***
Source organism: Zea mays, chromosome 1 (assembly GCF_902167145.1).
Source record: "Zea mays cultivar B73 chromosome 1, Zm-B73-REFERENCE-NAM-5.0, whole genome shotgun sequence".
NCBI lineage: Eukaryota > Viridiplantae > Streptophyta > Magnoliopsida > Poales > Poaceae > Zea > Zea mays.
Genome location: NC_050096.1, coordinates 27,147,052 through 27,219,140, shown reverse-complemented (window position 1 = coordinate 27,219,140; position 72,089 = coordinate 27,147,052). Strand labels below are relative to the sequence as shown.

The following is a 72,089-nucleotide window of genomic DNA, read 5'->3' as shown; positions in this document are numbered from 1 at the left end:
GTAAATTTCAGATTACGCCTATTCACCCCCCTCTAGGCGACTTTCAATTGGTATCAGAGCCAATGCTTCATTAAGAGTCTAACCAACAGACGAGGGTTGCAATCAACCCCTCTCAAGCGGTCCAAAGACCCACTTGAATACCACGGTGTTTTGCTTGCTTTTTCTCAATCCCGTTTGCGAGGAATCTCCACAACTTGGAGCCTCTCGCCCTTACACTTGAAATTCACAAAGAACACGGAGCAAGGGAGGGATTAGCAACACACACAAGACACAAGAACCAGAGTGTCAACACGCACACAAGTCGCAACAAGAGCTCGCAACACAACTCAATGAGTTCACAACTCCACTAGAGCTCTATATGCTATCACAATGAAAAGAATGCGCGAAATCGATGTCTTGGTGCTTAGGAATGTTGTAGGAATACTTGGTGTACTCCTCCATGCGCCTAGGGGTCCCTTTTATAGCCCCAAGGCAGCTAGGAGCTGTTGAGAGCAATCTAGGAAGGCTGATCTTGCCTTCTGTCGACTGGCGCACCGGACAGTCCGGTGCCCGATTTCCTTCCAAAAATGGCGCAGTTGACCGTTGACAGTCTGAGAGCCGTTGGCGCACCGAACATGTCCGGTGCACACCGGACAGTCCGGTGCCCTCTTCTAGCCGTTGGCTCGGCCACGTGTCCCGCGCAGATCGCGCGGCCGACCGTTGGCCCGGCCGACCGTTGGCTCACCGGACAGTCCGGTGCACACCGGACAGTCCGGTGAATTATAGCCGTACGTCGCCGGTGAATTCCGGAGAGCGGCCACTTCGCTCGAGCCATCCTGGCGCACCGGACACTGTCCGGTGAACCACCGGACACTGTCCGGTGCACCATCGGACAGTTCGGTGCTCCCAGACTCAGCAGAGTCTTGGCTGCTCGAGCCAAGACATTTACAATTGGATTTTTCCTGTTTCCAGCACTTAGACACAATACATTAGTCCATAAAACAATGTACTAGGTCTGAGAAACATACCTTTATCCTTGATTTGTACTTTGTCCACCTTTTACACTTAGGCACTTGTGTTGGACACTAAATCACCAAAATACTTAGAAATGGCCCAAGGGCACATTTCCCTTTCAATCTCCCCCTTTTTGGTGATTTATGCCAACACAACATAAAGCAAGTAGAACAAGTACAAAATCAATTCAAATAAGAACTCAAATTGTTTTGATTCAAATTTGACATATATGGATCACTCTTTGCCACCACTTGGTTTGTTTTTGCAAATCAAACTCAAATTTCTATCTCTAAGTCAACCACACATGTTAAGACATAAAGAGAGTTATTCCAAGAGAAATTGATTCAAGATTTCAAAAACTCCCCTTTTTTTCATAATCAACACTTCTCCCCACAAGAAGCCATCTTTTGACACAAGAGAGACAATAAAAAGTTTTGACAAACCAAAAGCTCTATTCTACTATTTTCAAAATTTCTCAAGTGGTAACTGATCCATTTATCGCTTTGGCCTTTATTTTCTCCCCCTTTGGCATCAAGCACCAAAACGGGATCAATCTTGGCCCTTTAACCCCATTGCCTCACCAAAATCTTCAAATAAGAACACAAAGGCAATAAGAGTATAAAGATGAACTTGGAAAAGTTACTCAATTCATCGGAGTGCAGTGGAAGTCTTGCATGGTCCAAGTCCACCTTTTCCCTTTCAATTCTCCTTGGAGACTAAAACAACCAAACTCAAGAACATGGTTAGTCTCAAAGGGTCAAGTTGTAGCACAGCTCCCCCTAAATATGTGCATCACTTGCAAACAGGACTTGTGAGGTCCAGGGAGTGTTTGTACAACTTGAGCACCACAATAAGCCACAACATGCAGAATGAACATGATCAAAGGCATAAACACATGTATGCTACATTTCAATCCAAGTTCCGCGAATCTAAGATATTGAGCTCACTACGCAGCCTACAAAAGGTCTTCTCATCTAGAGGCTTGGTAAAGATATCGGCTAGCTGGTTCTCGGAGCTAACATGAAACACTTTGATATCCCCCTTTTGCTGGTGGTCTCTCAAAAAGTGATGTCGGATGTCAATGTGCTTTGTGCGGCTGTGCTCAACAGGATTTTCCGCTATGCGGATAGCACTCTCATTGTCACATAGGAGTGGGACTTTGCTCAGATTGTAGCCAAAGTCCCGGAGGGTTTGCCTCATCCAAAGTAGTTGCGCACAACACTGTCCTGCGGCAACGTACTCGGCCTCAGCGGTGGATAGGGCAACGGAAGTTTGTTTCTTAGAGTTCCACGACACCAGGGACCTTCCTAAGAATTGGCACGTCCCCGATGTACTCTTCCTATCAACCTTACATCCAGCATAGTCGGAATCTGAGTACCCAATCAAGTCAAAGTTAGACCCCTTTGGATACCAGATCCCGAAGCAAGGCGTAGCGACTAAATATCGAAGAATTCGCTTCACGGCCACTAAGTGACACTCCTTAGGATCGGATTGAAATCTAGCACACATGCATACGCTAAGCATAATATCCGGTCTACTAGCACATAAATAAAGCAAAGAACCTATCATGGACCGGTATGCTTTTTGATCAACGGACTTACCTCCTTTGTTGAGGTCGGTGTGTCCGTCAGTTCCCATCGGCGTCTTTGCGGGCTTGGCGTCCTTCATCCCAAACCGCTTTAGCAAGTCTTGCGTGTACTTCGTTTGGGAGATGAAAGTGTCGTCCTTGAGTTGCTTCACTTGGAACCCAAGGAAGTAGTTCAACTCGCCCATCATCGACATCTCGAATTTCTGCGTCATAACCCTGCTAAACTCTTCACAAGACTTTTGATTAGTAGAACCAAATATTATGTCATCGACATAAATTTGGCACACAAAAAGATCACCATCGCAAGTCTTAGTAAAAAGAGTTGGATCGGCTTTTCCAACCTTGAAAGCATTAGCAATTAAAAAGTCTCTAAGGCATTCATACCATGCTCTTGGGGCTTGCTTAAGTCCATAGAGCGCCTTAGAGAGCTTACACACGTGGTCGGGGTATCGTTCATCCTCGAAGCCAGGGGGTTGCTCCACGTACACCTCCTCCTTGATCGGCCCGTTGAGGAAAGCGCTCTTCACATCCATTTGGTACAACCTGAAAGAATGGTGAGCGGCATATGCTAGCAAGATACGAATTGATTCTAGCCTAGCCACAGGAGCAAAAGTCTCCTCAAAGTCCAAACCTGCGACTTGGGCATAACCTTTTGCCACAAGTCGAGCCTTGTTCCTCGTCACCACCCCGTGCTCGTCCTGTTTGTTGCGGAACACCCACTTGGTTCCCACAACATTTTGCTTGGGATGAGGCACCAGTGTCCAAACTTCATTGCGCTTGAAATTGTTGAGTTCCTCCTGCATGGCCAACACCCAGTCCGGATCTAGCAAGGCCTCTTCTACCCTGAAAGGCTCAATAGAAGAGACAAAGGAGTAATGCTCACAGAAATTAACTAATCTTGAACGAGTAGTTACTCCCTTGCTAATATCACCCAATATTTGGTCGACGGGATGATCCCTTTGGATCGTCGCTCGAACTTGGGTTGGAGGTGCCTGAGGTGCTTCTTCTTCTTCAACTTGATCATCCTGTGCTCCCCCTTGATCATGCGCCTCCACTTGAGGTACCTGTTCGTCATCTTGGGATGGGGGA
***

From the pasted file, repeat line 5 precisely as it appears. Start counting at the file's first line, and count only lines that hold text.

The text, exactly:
The following is a 72,089-nucleotide window of genomic DNA, read 5'->3' as shown; positions in this document are numbered from 1 at the left end: